Also, being away from home was tough. He has young children and most of his work is in the region, so it’s rare he has to be away from home for long. Mallon does recommend to keep watching the show because it “has some twists to it.”
Roberts hopes that “Sunshine and Moonlight” become an Ashton Heights landmark and part of his legacy — as well as Mallon’s.
Said Roberts, “We wanted it to be something that he could be proud of and something that he would want all of his neighbors, former neighbors, and everybody to see.”
A local chainsaw artist made his buzzy debut on a new reality TV show last night.
Ashton Heights native Andrew Mallon is a contestant on the Discovery competition show “A Cut Above,” in which some of the best chainsaw wood carvers in the world compete against one another.
“The competition will test contestants’ artistry, stamina, and carving skills. Each week, the carvers will compete in Quick and Master Carve challenges while racing against the clock in hopes of avoiding elimination,” reads a description of the show. “At the end of the grueling twelve-week competition, the artist who out-carves the rest will win a cash prize and be named ‘A Cut Above.'”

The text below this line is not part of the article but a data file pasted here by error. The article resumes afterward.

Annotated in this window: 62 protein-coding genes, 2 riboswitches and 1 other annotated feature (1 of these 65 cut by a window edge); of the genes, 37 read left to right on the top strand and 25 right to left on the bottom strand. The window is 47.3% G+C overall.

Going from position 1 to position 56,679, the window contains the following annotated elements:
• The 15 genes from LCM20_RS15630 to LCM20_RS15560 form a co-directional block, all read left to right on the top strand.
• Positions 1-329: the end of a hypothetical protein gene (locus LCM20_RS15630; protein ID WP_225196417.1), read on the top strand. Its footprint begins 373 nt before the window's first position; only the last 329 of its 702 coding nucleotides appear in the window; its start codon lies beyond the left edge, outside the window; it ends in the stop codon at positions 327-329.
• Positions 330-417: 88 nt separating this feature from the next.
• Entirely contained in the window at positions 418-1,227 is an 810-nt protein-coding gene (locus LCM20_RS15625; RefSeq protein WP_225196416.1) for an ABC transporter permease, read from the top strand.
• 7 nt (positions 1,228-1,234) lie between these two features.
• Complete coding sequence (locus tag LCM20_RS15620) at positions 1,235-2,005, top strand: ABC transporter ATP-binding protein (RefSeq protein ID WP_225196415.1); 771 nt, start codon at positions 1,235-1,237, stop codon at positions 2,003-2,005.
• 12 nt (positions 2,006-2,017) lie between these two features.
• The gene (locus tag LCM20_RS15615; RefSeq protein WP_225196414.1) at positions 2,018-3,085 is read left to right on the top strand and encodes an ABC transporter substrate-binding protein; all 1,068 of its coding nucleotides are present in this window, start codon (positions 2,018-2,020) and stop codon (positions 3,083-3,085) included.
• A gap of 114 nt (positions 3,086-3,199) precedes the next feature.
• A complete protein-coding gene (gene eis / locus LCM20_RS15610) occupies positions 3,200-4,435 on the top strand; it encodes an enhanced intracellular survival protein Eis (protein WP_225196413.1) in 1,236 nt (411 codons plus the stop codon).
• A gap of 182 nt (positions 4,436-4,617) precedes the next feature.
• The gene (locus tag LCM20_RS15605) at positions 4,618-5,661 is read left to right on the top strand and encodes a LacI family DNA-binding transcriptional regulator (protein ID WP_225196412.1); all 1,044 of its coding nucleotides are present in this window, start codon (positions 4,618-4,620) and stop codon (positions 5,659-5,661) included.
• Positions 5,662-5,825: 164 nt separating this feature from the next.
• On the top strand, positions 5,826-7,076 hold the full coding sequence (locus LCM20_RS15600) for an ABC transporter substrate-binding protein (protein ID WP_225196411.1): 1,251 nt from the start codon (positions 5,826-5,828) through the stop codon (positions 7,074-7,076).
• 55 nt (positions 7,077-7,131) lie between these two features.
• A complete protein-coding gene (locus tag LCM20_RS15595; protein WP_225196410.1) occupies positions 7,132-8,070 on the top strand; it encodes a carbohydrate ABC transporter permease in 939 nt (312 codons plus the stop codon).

Top chainsaw carvers from around the world will turn wood logs into jaw-dropping art on #ACutAbove⁰⁰ 🪵🪚
🗓 Competition begins this Sunday at 10p ET on Discovery pic.twitter.com/VQ3IgzAArd
— Discovery (@Discovery) September 26, 2022
The show debuted last night at 10 p.m. on the Discovery Channel and, yes, Mallon did make it to the next round, so he will continue to carve in the weeks ahead.
Mallon was contacted to be on the show a few years ago, pre-Covid, by the show’s producers, he told ARLnow. They shot the show earlier this year.
Mallon is known locally for his playful tree carving in Oak Grove Park near Washington-Liberty High School as well as carvings at a number of private residences in Arlington. That includes a bear, an owl, a dragon, and a scene from Greek mythology. He first started carving about a decade ago while working as a carpenter and remodeling houses in Arlington.
“And I just started whittling on pencils. From there, I learned [how] to do it,” Mallon told ARLnow. “Then, I started whittling on some pieces of wood. But I thought that it took too long and… really wanted to do it faster. And I saw some people on tv doing it with a chainsaw and thought ‘Hey, I could do that.'”